Ethical issues in nursing home palliative care: a cross-national survey

Deborah Muldrew, Sharon Kaasalainen, Dorry McLaughlin, Kevin Brazil

Research output: Contribution to journalArticle

Abstract

Objectives: With an increased dependency on nursing homes to provide care to the ageing population, it is likely that ethical issues will also increase. This study aimed to identify the type of ethical issues and level of associated distress experienced by nurses providing palliative care in nursing homes in the UK and Canada, and pilot the “Ethical issues in Palliative Care for Nursing Homes” (EPiCNH) instrument in Canada.
Methods: A cross-sectional survey design was utilised. One hundred and twenty three nurses located in 21 nursing homes across the UK and Canada completed the EPiCNH instrument.
Results: Frequent ethical issues include upholding resident autonomy, managing family distress, lack of staff communication, and lack of time in both countries. Higher levels of distress resulted from poor communication, insufficient training, lack of time, and family disagreements. Nurses in Canada experienced a greater frequency of ethical issues (p=.022), however, there was no statistical difference in reported distress levels (p=.53). The survey was positively rated for ease of completion, relevance, and comprehensiveness.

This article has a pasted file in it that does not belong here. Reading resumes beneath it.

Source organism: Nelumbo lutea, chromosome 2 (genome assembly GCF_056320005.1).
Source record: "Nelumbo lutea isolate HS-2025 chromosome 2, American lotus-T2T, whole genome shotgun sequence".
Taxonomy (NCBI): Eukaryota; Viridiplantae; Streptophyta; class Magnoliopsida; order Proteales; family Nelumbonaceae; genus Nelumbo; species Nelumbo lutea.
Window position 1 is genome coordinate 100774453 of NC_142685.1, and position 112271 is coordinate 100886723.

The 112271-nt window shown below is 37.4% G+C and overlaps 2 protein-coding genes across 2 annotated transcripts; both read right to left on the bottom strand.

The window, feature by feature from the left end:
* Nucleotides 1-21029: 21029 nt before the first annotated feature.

Conclusions: Nurses’ reported comparable experiences of providing palliative care in UK and Canadian nursing homes. These findings have implications on the practise of care in nursing homes, including how care is organized as well as capacity of staff to care for residents at the end of life. Training staff to take account of patient and family values during decision-making may address many ethical issues, in line with global policy recommendations. The EPiCNH instrument has demonstrated international relevance and applicability.
LanguageEnglish
JournalBMJ Supportive and Palliative Care
Publication statusPublished - 18 Dec 2018

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Home Care Services
Nursing Homes
Palliative Care
Ethics
Hospice and Palliative Care Nursing
Canada
Nurses
Communication
Surveys and Questionnaires
Decision Making
Cross-Sectional Studies
Population

Cite this

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title = "Ethical issues in nursing home palliative care: a cross-national survey",